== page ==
Sustainability is such an overused word, in it’s most general use, it describes one part out of the many threads which build up a system or at its worst, it is applied as a green washing tool or “smoke and mirrors” to help sell a product or service. There have been many new words and thinking added to the sustainability oeuvre. It has moved from being an environmental concern only to now encompassing cultural, social and economic sustainability among others, we have moved some practices from just sustainable to regenerative. This evolution of thinking around practices, behaviors and language got me questioning how to simplify this complex systems thinking for the food businesses I work with.
The idea evolved slowly each time I worked with a food business or product. There were similarities in the questions I was asking or the areas I could see gaps in thinking, and I love a good framework to help clarify and simplify thinking and actions plus it uses less brain energy. 🧠
Let me introduce Jane’s mapping framework ( yes I am a research geek)
Mapping step 1
History• Ancestry• Beginning
What is the origin of your product?
Where do your raw materials come from?
What is the history of the use of those ingredients?
Why did you choose to use those ingredients or components?
Where do you/your product fit within this history?
These questions are centered on social, cultural, and environmental sustainability … how is your product/business supporting a pattern of regenerative culture?
Mapping step 2
Money• Reward• Impact
Who benefits from your purchase of goods/materials?
What impact does your business have?
Who is being supported by you?
Is your business financially viable?
These questions are centered around economics, people and environmental sustainability. Where you chose to spend your money impacts people, places, cultures, histories. What impact is your business having?
Mapping step 3
Equitable• Even• Continuation
Are your packaging materials given as much thought as the sourcing of your ingredients?
Are your distribution channels as sustainable as the product you are making?
How are you making /working in a way that balances the input and the output?
How are you paying it forward?
You are at the axis of sourcing and distribution, is it balanced?
By using sustainable thinking it strengthens your business and others.
Mapping step 4
Unique• Different• Rethought
What makes your product/business different?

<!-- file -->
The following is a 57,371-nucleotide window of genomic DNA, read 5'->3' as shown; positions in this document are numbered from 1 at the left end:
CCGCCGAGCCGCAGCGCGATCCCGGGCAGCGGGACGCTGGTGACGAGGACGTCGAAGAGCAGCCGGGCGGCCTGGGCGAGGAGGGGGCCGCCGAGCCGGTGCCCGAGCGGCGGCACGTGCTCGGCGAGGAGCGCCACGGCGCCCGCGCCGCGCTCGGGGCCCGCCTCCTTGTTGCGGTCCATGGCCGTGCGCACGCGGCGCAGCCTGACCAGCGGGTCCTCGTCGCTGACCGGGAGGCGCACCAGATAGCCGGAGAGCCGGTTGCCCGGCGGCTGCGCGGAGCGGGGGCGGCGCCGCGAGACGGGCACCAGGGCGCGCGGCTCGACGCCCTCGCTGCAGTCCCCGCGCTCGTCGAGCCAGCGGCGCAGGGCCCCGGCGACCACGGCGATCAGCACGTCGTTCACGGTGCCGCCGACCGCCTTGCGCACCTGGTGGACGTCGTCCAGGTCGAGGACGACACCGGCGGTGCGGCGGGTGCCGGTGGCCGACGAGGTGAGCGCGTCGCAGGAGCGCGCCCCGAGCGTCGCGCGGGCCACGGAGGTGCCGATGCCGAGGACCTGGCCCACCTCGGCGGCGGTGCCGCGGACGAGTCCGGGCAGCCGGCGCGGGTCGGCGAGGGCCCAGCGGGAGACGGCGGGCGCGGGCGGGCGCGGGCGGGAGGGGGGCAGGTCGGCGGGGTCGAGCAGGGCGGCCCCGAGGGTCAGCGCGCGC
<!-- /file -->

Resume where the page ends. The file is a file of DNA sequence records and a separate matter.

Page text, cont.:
How are you rethinking something that already exists?
Are you doing something unique?
This is business sustainability but is also social, environmental or cultural sustainability.
In almost every case your business idea already exists so dig deep, what is it that YOU do?
Mapping step 5
Clearly• Open• Understood
Can a customer ask you questions about your product/service and do you know the answers?
Do you know the where and how of your supply chain?
Is there some “slight of hand” happening, are you skimming over an answer because “it won’t sound good”?
To be sustainable you have to know every aspect of your product/service/business. But there are times when the technology, component, supplier that you would like is not available to you, be honest about it, address that gap in your product or service.
Mapping step 6
This is central to my thinking, you have to get curious…. is my product as sustainable as I can make it? Is my business agile enough to change when more sustainable components are able to be sourced? What are the sustainable parts of the businesses I buy from? What areas of sustainability are important to my customers? and what areas are important to me ? Always…ask the questions.
Mapping step 7
Seen• Unseen• Connection
Sustainability is about connection, what you do affects others in both obvious and subtle ways. Can you look at each part of your product/business and see how they are connected to each other, the past and the future? This is the infrastructure of sustainability, no longer just a 2 dimensional circular way of thinking but an evolving, questioning 3 D sphere of connection and communication.